Northern Men and Votes for Women
Leah Leneman tells the little-known story of the role played by Scottish men, in the campaign to get women the vote in the years before the First World War.
The history of the women's suffrage movement in Britain has almost invariably been told as a solely feminine effort; the part played by men has been forgotten. In reality there was male involvement from the earliest stages, although only one organisation – the Northern Men's Federation for Women's Suffrage – made headline news.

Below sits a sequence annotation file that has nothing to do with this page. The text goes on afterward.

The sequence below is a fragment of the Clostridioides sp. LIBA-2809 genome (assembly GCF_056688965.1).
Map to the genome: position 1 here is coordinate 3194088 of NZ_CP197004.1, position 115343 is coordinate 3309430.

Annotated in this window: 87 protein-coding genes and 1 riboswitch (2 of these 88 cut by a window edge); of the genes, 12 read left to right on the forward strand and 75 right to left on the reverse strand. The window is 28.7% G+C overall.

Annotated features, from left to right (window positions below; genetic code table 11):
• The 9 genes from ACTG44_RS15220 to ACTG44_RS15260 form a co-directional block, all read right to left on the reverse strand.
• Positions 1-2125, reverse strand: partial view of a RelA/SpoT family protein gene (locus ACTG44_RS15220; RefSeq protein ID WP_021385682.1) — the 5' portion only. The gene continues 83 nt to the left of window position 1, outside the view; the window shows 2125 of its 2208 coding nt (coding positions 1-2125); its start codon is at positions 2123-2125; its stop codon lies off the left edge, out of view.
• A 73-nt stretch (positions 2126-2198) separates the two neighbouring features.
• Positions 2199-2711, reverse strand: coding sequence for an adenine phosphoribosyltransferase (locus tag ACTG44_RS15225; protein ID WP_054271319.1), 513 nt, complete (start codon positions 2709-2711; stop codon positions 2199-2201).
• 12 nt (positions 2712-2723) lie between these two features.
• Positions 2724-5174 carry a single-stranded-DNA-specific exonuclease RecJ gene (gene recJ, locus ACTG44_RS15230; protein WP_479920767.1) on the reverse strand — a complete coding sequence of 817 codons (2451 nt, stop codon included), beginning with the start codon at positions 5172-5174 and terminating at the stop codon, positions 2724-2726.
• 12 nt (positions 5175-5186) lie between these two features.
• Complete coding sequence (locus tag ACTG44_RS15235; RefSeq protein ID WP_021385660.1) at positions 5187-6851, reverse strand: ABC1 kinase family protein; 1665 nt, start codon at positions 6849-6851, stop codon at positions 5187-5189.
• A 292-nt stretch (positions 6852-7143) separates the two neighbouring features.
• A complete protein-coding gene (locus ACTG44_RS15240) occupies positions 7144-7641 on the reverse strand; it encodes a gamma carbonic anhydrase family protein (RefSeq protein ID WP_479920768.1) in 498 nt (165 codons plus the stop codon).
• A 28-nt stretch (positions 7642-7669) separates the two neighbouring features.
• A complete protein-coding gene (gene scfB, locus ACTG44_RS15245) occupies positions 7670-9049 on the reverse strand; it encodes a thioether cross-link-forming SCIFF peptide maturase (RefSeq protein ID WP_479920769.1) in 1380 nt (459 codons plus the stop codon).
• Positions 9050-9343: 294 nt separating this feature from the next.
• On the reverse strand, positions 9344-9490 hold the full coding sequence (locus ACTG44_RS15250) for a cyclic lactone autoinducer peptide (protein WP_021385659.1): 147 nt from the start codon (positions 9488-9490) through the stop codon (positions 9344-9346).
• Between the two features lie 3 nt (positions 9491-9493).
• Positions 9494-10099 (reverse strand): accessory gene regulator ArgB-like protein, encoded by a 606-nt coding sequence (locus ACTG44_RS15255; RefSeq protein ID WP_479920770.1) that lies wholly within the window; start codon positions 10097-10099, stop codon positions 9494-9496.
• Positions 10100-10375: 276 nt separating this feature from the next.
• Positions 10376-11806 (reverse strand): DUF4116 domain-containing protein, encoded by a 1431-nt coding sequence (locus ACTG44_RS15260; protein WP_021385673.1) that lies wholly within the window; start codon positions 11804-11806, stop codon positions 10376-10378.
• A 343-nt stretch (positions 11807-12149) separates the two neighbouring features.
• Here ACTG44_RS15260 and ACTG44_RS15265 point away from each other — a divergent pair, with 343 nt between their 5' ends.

There were three main women's suffrage organisations in the Edwardian period, and their attitudes toward men varied markedly. The National Union of Women's Suffrage Societies (NUWSS), comprising the 'constitutional', non-militant societies, accepted men as members, while the militant Pankhurst-led Women's Social & Political Union (WSPU) did not. The women who broke away from the Pankhurst autocracy to form the Women's Freedom League (WFL) carried with them the belief that the fight was solely a woman's fight and that men should not be admitted as members. However, as the WFL was a democratic organisation the decision was not passively accepted, and the issue was frequently debated.